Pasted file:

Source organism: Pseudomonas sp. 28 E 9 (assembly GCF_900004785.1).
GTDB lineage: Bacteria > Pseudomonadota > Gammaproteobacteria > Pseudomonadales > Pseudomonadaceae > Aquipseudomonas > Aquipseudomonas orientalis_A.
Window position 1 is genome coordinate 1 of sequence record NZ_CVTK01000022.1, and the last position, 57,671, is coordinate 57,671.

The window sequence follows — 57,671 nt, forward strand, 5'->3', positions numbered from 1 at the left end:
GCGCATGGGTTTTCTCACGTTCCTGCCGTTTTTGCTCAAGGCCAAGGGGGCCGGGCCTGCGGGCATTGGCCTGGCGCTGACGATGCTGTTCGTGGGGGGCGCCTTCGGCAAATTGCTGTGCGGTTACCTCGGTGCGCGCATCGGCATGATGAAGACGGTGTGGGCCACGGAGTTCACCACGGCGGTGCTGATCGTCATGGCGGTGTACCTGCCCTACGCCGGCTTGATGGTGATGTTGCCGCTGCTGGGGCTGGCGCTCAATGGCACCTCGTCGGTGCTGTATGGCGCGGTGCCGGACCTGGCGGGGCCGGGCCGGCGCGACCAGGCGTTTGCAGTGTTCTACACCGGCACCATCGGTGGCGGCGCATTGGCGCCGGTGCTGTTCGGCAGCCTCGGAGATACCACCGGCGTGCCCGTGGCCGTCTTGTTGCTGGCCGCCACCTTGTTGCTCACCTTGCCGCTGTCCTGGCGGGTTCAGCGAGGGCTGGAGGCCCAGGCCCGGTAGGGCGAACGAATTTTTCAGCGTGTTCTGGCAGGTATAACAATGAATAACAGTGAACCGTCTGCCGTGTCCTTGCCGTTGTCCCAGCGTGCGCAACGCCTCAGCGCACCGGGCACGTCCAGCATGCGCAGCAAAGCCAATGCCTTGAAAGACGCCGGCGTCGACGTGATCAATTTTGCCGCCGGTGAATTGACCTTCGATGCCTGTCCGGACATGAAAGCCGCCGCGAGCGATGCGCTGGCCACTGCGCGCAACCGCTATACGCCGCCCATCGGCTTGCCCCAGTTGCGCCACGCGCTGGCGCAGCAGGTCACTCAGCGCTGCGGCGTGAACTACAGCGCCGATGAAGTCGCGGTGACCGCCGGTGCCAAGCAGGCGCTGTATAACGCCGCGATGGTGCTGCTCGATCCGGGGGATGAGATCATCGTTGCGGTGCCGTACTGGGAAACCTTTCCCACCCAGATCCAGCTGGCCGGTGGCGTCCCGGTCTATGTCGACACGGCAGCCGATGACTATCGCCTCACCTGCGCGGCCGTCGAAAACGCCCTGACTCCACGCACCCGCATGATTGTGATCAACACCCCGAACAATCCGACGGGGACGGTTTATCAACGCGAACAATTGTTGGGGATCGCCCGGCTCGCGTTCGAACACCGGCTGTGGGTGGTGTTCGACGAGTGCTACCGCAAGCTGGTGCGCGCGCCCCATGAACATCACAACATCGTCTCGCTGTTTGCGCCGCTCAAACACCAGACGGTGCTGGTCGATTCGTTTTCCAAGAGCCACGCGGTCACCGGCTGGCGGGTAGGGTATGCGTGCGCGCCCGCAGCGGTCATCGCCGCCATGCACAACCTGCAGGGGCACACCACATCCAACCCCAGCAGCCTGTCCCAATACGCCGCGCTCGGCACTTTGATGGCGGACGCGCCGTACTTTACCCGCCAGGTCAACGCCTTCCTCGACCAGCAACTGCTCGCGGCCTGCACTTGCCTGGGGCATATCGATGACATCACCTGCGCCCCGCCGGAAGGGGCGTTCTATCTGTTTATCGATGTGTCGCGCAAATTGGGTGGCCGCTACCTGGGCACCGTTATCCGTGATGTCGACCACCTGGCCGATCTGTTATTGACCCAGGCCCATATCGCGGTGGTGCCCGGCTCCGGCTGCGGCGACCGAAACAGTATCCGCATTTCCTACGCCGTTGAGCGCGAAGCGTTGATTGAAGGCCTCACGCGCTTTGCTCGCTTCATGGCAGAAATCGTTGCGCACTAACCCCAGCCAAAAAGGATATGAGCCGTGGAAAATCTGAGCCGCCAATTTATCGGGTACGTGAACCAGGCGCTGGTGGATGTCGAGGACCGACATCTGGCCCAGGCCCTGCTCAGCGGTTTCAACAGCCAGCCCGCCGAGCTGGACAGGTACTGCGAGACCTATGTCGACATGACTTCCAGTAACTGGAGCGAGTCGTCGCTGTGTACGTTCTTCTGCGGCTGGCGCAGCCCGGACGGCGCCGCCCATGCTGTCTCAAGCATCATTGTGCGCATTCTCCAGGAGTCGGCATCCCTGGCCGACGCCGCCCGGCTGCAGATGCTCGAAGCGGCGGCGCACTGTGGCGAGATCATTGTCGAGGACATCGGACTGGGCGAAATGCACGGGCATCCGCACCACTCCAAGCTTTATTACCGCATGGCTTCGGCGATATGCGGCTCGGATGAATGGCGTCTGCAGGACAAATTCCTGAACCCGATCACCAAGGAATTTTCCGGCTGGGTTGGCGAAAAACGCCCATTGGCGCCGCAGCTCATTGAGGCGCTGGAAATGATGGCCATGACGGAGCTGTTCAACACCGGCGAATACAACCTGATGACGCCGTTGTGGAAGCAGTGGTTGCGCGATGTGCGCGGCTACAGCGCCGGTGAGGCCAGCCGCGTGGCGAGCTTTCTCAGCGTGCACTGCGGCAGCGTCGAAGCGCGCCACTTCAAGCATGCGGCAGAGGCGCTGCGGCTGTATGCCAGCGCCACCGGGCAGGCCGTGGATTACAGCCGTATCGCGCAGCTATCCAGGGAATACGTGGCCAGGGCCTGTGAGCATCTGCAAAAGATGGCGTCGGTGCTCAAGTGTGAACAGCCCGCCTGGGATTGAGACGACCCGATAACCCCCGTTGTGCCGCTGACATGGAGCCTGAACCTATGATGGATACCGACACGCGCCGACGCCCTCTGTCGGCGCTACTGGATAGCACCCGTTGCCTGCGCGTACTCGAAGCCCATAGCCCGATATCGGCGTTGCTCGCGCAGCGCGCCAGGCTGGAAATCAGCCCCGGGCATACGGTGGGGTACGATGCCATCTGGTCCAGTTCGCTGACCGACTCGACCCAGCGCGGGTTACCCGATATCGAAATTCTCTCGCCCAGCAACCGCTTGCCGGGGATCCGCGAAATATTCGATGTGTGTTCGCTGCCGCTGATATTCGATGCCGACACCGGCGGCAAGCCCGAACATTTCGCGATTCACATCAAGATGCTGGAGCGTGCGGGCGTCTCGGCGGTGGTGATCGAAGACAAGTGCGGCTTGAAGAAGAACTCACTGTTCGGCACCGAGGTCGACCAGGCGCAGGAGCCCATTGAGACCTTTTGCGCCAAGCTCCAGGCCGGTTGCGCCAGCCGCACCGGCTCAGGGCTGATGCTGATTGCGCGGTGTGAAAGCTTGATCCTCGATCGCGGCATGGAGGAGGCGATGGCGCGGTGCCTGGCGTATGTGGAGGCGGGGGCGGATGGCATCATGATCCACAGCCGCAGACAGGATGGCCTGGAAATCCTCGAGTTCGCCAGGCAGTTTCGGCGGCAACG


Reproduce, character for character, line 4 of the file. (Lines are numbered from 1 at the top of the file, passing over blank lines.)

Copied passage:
The window sequence follows — 57,671 nt, forward strand, 5'->3', positions numbered from 1 at the left end: